The U.S. power sector consumed 677 million short tons of coal last year, the lowest level since 1984, the U.S. Energy Information Administration reported.That was a 35 percent decline from 2008, when coal demand in the power sector hit its peak.The fall comes not only as natural gas, wind turbines and solar panels take on increasing shares of the U.S. power market but overall demand has leveled off amidst increasingly efficient homes and buildings and middling economic growth nationally.Coal prices fell to an average of less than $42 per ton last year, a 6 percent drop from 2015 and the second year in a row of decline.
Corn ethanol has reached its official limit under the Environmental Protection Agency's renewable fuel program, which means other less-developed, low-carbon fuels will have to step up to fill a 21 billion-gallon gap by 2022.Depending on where you stand on the future of the Renewable Fuel Standard, the cap on corn can be a blessing, a challenge or a curse.Under the Renewable Fuel Standard, which was passed by Congress in 2007, refiners must blend 36 billion gallons of biofuels in the nation's gasoline and diesel fuel supply by 2022. Corn ethanol, the biggest component of the program, and other conventional biofuels are capped at 15 billion gallons beginning in 2017.That means the remaining 21 billion gallons must be met by advanced biofuels derived from everything from municipal waste to switch grass cellulose and even algae. But those fuels are falling short of the amount required to be blended as of this year, raising serious questions about the future of the program after 2022.Gasoline and diesel refiners say the gap will create a situation in which differing biofuel factions spar against one another over their share of the market.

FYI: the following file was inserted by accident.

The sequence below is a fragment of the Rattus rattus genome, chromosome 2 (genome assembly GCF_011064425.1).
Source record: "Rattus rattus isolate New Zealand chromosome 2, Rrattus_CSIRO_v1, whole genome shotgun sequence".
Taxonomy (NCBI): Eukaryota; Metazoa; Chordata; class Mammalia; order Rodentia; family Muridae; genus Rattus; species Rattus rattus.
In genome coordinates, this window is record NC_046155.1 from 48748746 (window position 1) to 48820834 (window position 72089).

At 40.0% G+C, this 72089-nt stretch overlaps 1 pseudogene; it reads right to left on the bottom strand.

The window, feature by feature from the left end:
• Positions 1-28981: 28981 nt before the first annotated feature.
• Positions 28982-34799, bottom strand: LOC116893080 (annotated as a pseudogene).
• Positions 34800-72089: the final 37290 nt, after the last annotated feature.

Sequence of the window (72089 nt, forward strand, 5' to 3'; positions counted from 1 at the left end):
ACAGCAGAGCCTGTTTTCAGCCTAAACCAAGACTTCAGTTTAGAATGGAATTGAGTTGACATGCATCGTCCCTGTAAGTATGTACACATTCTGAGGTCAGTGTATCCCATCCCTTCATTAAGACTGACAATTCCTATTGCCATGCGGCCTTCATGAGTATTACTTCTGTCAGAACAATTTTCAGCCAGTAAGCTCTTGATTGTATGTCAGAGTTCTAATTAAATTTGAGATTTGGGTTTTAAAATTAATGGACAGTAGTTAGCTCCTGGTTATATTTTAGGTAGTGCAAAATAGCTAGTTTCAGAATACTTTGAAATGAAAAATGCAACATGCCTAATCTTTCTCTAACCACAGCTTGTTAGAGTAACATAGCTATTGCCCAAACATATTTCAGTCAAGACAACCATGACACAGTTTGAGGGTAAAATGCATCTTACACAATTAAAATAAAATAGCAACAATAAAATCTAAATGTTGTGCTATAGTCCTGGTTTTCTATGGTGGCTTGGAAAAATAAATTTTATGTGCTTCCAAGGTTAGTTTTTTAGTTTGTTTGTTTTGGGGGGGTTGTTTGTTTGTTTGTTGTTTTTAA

On the same day that President Trump announced the United States’ withdrawal from the Paris climate accord, environmentalists took consolation in the closure of three large coal-fired power plants — the kind often blamed as big contributors to climate change. The three plants, two in New Jersey and another in Massachusetts, are the latest in a national trend toward phasing out coal-fired power plants in the face of tighter regulations and competition from cheap natural gas.But in the end, industry officials said they had to close because they were no longer economically viable.“The sustained low prices of natural gas have put economic pressure on these plants for some time.
A former North Nashville landfill will now be the site of the city's first solar program. The Nashville Electric Service (NES) and Tennessee Valley Authority (TVA) are partnering with the city and Community Foundation of Middle Tennessee to launch the project dubbed Music City Solar.The two megawatt solar array will consist of 5,966 panels on 10 acres along I-65 on Old Due West Avenue.The project is expected to generate 2.8 million kilowatt-hours of electricity a year, the equivalent of the yearly energy needs for 210 homes.